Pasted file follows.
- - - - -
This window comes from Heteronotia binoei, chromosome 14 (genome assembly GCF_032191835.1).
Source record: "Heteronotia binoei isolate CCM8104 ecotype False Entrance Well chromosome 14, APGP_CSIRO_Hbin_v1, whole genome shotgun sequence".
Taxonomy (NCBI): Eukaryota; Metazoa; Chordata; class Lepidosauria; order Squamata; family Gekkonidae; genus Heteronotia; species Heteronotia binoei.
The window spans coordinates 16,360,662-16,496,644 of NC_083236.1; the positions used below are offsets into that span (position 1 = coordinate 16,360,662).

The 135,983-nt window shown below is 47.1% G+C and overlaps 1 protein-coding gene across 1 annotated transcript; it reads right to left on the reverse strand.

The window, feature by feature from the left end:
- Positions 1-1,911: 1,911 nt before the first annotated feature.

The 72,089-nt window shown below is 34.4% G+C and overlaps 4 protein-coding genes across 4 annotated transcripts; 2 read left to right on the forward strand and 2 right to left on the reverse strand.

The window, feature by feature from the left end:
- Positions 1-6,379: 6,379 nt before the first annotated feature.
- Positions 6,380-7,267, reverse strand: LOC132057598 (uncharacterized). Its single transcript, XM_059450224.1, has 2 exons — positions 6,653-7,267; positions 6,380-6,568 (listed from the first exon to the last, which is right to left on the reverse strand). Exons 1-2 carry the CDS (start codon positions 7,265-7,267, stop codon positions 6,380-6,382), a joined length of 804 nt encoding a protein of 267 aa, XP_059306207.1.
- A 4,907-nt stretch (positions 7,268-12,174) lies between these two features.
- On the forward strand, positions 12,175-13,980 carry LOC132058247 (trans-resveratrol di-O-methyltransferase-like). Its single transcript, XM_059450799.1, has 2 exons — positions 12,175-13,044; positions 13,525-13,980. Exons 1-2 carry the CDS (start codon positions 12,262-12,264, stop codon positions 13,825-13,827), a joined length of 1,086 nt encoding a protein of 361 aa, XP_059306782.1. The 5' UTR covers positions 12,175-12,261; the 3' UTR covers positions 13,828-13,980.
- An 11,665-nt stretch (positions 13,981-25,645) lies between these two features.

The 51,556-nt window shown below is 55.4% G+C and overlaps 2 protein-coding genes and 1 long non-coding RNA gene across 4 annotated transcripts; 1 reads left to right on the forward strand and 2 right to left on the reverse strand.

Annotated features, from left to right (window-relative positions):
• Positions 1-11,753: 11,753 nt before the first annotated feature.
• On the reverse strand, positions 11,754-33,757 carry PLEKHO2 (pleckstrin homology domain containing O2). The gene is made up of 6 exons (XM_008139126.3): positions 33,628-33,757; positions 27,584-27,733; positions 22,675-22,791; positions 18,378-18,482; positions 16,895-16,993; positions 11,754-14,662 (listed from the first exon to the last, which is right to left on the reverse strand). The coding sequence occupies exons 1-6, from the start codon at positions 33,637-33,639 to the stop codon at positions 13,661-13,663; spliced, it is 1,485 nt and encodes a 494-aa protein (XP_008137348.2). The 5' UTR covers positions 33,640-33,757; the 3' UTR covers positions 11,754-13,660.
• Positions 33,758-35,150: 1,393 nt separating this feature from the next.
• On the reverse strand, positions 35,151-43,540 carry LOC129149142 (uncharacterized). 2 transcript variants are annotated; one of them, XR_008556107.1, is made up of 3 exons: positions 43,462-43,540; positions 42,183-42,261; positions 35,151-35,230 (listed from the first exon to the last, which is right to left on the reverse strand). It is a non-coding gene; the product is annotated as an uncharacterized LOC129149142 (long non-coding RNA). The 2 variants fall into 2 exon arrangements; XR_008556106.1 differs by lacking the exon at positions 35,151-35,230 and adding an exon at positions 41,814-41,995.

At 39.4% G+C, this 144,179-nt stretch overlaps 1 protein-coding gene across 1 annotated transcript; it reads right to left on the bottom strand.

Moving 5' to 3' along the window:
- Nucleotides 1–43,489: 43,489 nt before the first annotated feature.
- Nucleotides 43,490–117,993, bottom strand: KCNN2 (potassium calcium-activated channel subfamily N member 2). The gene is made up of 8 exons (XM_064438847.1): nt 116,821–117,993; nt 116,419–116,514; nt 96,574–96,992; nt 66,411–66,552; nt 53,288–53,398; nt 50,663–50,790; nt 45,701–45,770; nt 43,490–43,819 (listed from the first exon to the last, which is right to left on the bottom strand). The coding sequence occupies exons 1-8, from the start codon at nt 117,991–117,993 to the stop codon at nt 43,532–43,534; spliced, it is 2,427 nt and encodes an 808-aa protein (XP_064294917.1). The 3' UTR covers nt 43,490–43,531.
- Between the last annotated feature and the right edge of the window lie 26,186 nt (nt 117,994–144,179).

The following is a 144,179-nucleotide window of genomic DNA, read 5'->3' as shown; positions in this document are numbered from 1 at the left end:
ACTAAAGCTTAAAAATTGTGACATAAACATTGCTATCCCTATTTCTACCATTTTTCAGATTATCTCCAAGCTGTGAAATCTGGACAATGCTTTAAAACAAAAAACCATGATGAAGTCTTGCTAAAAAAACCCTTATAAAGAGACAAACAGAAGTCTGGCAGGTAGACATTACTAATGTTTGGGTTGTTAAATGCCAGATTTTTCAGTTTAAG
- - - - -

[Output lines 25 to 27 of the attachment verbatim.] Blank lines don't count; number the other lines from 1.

- Between the last annotated feature and the right edge of the window lie 26,186 nt (nt 117,994–144,179).

The following is a 144,179-nucleotide window of genomic DNA, read 5'->3' as shown; positions in this document are numbered from 1 at the left end:
ACTAAAGCTTAAAAATTGTGACATAAACATTGCTATCCCTATTTCTACCATTTTTCAGATTATCTCCAAGCTGTGAAATCTGGACAATGCTTTAAAACAAAAAACCATGATGAAGTCTTGCTAAAAAAACCCTTATAAAGAGACAAACAGAAGTCTGGCAGGTAGACATTACTAATGTTTGGGTTGTTAAATGCCAGATTTTTCAGTTTAAG